This is a great game to play when you’re outdoors surrounded by natural obstacles. Use it to enhance a hike, a campout, or just to kill time in the neighbourhood. No skills, no equipment, no budget, no problem. It’s really easy. Once your group knows how to play, you can play anywhere, anytime and students love the game. I’ve only tried it with about 10-30 players, so you’d have to adapt it for larger or smaller groups. Here’s how to play.

Object:

Camouflage is a variation of Hide and Seek. The object is to be the person who can hide closest to the seeker without being spotted, hence the name ‘camouflage’. The winner gets to be the seeker in the next round or may award the seeker title to another person.

Set Up:

To begin, pick a seeker. When the seeker is ready, he or she yells “camouflage”, closes his eyes, and counts to 60 (or whatever). The other players hide as close as possible to the seeker using trees, rocks, ditches, vehicles, etc., to block the seekers view of their bodies. Once hidden players stay in the hiding spot until seen or until called out when the game is over. You can specify the length of each game before hand (5-10 minute games are normal)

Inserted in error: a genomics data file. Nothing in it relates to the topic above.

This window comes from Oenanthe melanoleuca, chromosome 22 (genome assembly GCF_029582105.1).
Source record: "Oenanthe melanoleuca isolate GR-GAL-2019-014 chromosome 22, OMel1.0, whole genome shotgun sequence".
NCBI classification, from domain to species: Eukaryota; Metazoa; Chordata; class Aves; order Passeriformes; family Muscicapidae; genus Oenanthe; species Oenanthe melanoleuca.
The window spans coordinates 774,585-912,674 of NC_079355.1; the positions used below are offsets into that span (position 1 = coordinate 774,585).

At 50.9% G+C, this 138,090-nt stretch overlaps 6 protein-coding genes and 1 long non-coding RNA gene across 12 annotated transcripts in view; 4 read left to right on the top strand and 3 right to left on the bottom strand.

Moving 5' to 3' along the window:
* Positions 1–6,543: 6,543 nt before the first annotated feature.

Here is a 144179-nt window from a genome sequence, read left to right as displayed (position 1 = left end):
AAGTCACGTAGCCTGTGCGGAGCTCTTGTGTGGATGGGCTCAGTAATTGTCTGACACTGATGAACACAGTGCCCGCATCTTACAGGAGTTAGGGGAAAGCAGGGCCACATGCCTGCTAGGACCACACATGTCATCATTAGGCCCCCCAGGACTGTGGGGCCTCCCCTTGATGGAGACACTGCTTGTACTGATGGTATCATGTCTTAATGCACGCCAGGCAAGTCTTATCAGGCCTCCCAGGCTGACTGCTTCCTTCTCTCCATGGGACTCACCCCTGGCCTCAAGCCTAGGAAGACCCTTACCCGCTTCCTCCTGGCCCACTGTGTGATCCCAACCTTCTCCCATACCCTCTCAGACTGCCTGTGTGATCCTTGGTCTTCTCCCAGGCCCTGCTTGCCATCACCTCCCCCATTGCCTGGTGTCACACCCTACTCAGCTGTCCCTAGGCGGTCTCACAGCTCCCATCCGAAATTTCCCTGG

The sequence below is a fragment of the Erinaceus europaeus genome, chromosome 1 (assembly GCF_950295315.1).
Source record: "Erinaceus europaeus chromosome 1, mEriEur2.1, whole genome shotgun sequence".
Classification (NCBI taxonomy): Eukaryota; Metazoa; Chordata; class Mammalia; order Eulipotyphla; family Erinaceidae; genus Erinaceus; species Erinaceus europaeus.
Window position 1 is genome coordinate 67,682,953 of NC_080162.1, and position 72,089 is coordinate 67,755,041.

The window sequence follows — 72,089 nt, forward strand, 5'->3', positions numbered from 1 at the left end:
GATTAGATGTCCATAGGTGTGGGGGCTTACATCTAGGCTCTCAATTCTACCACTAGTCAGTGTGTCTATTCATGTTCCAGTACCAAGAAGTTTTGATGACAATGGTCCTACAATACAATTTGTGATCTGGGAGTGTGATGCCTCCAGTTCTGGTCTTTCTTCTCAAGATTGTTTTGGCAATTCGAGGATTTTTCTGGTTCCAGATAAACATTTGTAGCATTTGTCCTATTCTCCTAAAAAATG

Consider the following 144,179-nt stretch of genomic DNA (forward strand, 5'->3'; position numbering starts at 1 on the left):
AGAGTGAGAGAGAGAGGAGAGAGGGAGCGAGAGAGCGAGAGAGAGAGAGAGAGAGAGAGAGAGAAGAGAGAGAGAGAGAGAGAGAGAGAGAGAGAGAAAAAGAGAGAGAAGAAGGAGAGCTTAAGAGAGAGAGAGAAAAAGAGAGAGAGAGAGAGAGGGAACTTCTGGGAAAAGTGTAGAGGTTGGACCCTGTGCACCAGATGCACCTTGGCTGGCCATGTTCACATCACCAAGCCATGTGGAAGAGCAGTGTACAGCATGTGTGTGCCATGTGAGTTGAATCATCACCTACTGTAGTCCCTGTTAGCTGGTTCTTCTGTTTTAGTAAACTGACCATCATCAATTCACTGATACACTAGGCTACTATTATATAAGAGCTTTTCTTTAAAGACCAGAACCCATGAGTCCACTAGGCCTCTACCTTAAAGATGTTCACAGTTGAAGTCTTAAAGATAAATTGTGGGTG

Play:

When the seeker opens her eyes, she should feel all alone, but know the rest of group is close by. She is allowed to pivot (like in basketball), but can’t move off her original spot. To catch someone, she must be able to see them. “I see a guy in a red shirt lying in the ditch.” When a player hears himself described, he is caught, and leaves the hiding spot without alerting the seeker to anyone else’s presence.

End Game:

Play until all players are caught or the time limit is reached. If players remain hidden after the time limit, yell “game over”, and all players emerge from their spots. The winner is the one who was hiding the closest. If necessary you can measure the distance by pacing a direct line from the each hiding spot to the seeker.

Once a winner is determined, he or she becomes the new seeker, and the former seeker gets to hide. It’s best if you can move the game to a new area so that the seeker has a different vantage point, and players can use different obstacles for camouflage.

(I first encountered this game at Stevenson Children’s Camp, in Ontario, Canada)

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